Chemical Forums

Chemistry Forums for Students => Organic Chemistry Forum => Topic started by: Hunt on August 24, 2008, 07:06:55 AM

Title: Favorskii rearrangement
Post by: Hunt on August 24, 2008, 07:06:55 AM
I'm supposed to find the product of rearrangement the chemical compound shown below undergoes when exposed to a nucleophile OEt-. I thought that favorskii rearrangment could occur since there is an alpha hydrogen. If this is correct, then is the mechanism below right ? What makes no sense to me is the intermediate formed in the 3rd step. The 2nd image shows a different intermediate formed, which should be more stable. The carboanion formed is tablized by Br an electron withdrawing group. In the 1st case, the carboanion is less stable since it is attached to alkyl electron donating groups. The soln manual shows , however, that the product formed is the 1st one. Why is this so ? Perhaps the whole mechanism is incorrect ?

P.S. I skipped the details when writing the mechanism to save time but I think there should be no confusion.

1st mechanism :


2nd mechanism :

Title: Re: Favorskii rearrangement
Post by: aldoxime_amine on August 29, 2008, 11:58:43 AM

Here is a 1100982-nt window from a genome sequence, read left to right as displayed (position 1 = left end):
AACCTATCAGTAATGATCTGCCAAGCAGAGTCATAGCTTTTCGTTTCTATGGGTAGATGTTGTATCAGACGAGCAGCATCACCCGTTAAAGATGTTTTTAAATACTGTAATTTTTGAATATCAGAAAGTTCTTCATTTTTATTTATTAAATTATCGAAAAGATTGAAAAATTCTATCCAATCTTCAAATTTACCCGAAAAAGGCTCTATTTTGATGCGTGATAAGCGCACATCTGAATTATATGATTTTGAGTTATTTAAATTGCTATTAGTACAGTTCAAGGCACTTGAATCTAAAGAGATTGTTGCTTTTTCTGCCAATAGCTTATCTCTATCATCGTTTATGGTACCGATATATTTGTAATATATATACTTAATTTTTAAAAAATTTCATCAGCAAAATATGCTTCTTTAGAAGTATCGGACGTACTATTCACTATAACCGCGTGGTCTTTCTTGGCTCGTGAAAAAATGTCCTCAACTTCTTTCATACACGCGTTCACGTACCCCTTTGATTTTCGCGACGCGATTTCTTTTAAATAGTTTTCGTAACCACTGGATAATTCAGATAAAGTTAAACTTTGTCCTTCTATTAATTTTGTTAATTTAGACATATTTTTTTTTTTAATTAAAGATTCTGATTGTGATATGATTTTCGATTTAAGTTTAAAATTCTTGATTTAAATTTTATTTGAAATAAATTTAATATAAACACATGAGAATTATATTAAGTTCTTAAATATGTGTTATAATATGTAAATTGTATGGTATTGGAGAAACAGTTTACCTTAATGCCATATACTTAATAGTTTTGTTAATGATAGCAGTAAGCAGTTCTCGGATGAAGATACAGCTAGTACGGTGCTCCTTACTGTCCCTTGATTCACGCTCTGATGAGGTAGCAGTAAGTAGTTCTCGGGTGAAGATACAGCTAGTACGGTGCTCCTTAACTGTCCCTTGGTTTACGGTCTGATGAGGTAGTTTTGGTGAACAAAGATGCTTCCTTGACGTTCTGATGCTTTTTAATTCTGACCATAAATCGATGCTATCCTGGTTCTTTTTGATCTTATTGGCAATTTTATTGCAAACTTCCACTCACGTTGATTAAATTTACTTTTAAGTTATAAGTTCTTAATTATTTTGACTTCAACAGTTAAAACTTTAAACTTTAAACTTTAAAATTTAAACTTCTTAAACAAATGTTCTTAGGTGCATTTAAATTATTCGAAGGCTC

I think first 2 steps should be accoding to mechanism 1 due to less steric hindrance of that alpha H. Net 2 steps should be by mechanims 2 with the same reason you gave.
Title: Re: Favorskii rearrangement
Post by: Hunt on August 29, 2008, 01:38:17 PM
Thanks for confirming aldoxime_amine . Is it possible that the the size of Br- must be taken into account ? In the sense that a Br- anion is large ( like bulky groups ... ) and may de-stabalize the carboanion and so product 1 is obtained instead of product 2?
Title: Re: Favorskii rearrangement
Post by: chittimallasanthoshkumar on September 02, 2008, 10:38:03 AM

Please see the attachment before going through the explanation. Probable reason for obtaining the product as shown in your scheme 1 might be as follows; There are 2 possible structures for the starting material as shown in the attached doc file. I presume that compound 1 should be more stable due to the SP2 hybridization of carbonyl compound which has least 1,3 diaxial interactions compared to compound 3. At this point let us forget about compound 3 and 4 of the doc file. Now after the attack of the nucleophile, to get relieved from the 1,3-diaxial interactions the bond should have broken and furnished the observed product as shown in scheme 1.
Title: Re: Favorskii rearrangement
Post by: Hunt on September 03, 2008, 06:36:54 PM
Hello chittimallasanthoshkumar ,

I cant say that I understood your explanation but thanks anyway. Perhaps I'll give it some thought later.